The main factor affecting the cost of a tennis court is the surface. It is possible to build a budget tennis court with single layer macadam, which will cost more like £25,000 than £50,000 like other surfaces. However, this won’t be much more than a slab of tarmac and won’t boast the qualities of a proper tennis surface.

Gradient

A tennis court ideally requires a relatively flat surface to start with. Otherwise, groundworks to level the surface will be more costly. If you need extensive levelling, expect to pay considerably more. 

Access and Location

Access is a big one, as building a tennis court requires significant groundwork that necessitate the use of diggers and transport trucks. Costs in London and the South East are likely to be highest. 

Drainage

Tarmac and other hard tennis court surfaces don’t drain particularly well, so you may need a drainage system too. This could cost as much as £5,000 or more, but will prolong the life of any court. 

Net and Lines

Marking the lines costs around £500 or more, which seems steep, but the lines are typically guaranteed to last for life. A decent tennis net costs upwards of £200. 

Fencing

The quality of fencing is a significant cost factor. PVC-coated chain-linked fences are the cheapest option, but some installers offer hard fences that can also be used as a rebound training wall.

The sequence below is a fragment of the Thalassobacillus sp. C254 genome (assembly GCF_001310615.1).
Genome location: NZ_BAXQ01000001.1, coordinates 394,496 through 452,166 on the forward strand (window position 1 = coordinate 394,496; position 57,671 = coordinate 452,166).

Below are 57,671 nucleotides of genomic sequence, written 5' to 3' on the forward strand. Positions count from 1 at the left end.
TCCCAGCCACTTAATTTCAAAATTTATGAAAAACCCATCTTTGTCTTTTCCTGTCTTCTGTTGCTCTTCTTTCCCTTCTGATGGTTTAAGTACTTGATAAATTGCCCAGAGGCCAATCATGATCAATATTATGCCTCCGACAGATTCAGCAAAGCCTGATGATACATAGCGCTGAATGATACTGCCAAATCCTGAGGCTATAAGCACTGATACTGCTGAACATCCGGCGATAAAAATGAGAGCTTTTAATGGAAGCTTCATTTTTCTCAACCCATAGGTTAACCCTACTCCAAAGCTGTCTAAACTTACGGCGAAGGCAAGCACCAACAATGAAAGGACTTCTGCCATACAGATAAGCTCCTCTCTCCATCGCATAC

Lighting

For play at dusk or night, it’s necessary to install floodlights. You’ll need at least two lights, which could cost within the region of £2,500 to £5,000 each. 

Types of Tennis Courts

There are many different types of tennis courts ranging from LTA-approved semi-pro and pro surfaces to budget surfaces.

Here’s an overview of the different tennis courts available: 

Budget Macadam – £25,000 to £30,000 (110 by 54 feet)

Macadam is pretty much another name for asphalt, which is similar to tarmac. Asphalt is the cheapest tennis court surface, but provides excellent durability and low maintenance. Budget asphalt is the cheapest tennis court surface, costing around £25,000 for the court, including level works and basic fencing. 

  • Hard court 
  • Durable
  • No cushioning
  • Not the smoothest surface